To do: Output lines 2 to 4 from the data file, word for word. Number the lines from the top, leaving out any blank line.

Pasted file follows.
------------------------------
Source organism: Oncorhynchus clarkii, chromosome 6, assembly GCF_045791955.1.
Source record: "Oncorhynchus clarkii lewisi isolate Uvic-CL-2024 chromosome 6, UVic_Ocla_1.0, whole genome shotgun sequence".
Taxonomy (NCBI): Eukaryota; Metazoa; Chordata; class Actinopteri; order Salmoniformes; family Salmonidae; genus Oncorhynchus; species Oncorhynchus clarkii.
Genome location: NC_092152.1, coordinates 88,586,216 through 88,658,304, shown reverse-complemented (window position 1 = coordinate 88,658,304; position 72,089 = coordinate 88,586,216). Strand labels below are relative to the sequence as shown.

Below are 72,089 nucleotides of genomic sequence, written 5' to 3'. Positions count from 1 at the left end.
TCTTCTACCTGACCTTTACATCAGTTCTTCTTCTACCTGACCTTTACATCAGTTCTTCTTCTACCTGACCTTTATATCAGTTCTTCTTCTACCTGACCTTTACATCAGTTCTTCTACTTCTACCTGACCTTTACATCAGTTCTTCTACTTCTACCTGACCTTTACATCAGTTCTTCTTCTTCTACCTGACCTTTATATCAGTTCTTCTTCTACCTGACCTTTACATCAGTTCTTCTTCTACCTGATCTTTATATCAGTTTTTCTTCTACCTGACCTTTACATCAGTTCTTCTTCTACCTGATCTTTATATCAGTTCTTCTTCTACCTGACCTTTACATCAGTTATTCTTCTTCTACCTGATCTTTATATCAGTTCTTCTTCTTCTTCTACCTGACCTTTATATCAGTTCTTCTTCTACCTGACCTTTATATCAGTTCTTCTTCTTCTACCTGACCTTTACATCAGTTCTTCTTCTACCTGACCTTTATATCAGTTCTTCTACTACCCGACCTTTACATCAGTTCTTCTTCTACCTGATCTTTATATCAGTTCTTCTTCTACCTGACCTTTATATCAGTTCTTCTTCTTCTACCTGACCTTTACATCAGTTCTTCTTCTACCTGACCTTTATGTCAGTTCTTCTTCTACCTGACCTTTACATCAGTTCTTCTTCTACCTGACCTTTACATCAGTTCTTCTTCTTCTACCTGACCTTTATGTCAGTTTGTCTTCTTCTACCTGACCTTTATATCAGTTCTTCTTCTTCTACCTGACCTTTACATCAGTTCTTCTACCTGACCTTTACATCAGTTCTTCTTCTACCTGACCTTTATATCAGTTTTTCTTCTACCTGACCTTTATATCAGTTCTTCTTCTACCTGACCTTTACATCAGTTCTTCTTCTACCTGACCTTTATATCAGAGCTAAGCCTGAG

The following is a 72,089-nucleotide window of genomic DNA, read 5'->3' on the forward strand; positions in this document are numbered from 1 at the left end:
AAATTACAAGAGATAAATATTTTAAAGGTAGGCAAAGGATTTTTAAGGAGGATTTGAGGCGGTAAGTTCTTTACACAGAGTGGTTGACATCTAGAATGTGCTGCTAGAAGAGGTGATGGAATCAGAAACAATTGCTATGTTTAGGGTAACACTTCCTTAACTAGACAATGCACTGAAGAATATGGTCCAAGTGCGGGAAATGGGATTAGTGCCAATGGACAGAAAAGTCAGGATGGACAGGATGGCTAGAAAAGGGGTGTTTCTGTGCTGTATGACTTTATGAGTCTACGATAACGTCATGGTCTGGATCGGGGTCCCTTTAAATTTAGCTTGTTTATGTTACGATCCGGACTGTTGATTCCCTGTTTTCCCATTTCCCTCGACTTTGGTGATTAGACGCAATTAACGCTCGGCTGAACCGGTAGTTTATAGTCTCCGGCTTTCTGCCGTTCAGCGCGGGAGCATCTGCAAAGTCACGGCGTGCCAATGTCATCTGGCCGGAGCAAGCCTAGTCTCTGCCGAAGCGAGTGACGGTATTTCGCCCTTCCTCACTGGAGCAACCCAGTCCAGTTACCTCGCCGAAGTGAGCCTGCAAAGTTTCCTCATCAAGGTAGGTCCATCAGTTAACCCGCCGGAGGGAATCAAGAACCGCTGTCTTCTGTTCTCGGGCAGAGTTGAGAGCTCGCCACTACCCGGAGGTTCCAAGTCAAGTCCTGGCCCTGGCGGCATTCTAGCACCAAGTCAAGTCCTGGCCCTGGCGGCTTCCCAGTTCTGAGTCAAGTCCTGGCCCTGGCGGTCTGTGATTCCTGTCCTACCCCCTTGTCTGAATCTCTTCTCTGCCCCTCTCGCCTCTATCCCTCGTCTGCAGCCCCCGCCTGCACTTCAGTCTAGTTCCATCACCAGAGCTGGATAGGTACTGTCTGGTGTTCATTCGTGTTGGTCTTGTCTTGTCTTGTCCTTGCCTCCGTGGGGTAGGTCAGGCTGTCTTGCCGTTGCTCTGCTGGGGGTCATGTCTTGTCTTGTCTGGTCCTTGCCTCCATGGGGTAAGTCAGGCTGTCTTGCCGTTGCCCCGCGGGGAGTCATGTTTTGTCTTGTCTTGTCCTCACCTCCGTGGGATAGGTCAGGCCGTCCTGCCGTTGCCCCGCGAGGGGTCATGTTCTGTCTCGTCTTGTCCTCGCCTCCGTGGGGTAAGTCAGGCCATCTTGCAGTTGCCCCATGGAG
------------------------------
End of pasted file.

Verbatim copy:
Source record: "Oncorhynchus clarkii lewisi isolate Uvic-CL-2024 chromosome 6, UVic_Ocla_1.0, whole genome shotgun sequence".
Taxonomy (NCBI): Eukaryota; Metazoa; Chordata; class Actinopteri; order Salmoniformes; family Salmonidae; genus Oncorhynchus; species Oncorhynchus clarkii.
Genome location: NC_092152.1, coordinates 88,586,216 through 88,658,304, shown reverse-complemented (window position 1 = coordinate 88,658,304; position 72,089 = coordinate 88,586,216). Strand labels below are relative to the sequence as shown.